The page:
Why should we fast?

We are always seeking for a miracle diet plan. There are many types of diet plans which are being marketed every day. In my every article I insist to eat whole non processed food which can lower your insulin resistance. Eventually it will result in permanent weight loss. I also talked about higher body set weight in obese people. That results because of insulin resistance cycle.

We know that eating proper food prevents high insulin levels, but it won’t do much. Some foods are better than others; nonetheless all foods increase insulin production. If all foods raise insulin, then the only way for us to lower it is to completely abstain from food.

 The answer we are looking for is, in a word, fasting. 

Why should we fast?

Fasting: an ancient remedy

Fasting is one of the oldest remedies in human history and has been part of the practice of virtually every culture and religion on earth.

Whenever fasting is mentioned, there is a eye rolling response: Starvation? No.

Fasting is completely different. Starvation is the involuntary absence of food. It is neither deliberate nor controlled. Fasting, however, is the voluntary abstinence from food for spiritual, health or other reasons. It may be done for any period of time. The term “breakfast” is the meal that breaks the fast – which we do daily. It seems to be a universal human response to multiple forms of illness.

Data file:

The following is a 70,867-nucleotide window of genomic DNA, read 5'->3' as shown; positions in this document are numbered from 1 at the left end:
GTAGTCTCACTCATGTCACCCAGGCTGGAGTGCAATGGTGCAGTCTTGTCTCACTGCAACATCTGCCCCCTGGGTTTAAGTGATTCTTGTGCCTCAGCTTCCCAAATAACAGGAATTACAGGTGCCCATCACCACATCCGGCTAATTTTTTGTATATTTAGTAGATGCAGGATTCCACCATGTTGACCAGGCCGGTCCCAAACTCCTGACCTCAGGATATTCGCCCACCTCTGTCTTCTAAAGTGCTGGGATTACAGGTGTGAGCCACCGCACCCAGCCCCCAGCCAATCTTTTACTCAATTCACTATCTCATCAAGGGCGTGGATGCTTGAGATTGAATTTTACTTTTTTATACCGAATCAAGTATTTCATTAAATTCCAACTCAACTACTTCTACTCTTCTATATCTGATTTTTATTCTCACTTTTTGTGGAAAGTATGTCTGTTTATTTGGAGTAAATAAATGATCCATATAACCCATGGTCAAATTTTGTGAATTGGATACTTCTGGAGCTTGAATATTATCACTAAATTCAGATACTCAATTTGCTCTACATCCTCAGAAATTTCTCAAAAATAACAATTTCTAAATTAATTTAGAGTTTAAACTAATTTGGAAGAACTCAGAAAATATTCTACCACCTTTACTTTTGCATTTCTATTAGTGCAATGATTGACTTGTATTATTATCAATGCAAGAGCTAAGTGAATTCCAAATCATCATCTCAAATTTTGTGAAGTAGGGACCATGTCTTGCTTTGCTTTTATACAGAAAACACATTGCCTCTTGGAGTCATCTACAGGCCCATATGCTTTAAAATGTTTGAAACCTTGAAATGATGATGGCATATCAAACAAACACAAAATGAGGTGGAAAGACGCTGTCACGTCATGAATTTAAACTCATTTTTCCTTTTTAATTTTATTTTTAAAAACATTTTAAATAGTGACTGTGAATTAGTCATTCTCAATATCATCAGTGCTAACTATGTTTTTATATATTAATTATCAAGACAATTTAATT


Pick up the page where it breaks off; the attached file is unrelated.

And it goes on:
The ancient Greeks believed that fasting improves cognitive abilities. Think about the last time you ate a huge meal. Did you feel more energetic and mentally alert afterward? Or instead, did you feel sleepy? Blood is shunted to your digestive system to cope with the huge influx of food, leaving less blood for brain function.

The body’s response to fasting

Glucose and fat are the body’s main source of energy. When glucose is not available, then the body adjusts by using fat, without any health detriment. This compensation is a natural part of life. Periodic food scarcity has always been part of human history, and our bodies have evolved processes to deal with this fact of Paleolithic life. The transition from fed state to the fasted state occurs in several stages.

  1. Feeding: during meals, insulin levels are raised. This allows glucose uptake by tissues such as brain or muscle for direct use as energy. Excess glucose is stored as glycogen in the liver.
  2. Few hours after fasting: breakdown of glycogen releases glucose for energy.
  3. 24 hours after fasting: liver manufactures new glucose from amino acids and stored fat. In non-diabetic persons, glucose levels fall but stay within normal range.
  4. 1-3 days after fasting: ketone bodies are formed. Ketones can supply up to 75% of the energy used by the brain.
  5. Protein conservation phase: high levels of growth hormone maintain muscle mass and lean tissues. The energy for maintenance of basal metabolism is almost entirely met by the use of free fatty acids and ketone. Increased adrenaline levels prevent the decrease in metabolic rate.

The human body is well adapted for dealing with the absence of food. What I want to describe here is the process the body undergoes to switch from burning glucose (short term) to burning fat (long term).

Fat is simply body’s stored food energy. In times of scarcity, stored is naturally released to fill the void. The body does not “burn muscle” in an effort to feed itself until all the fat stored are used.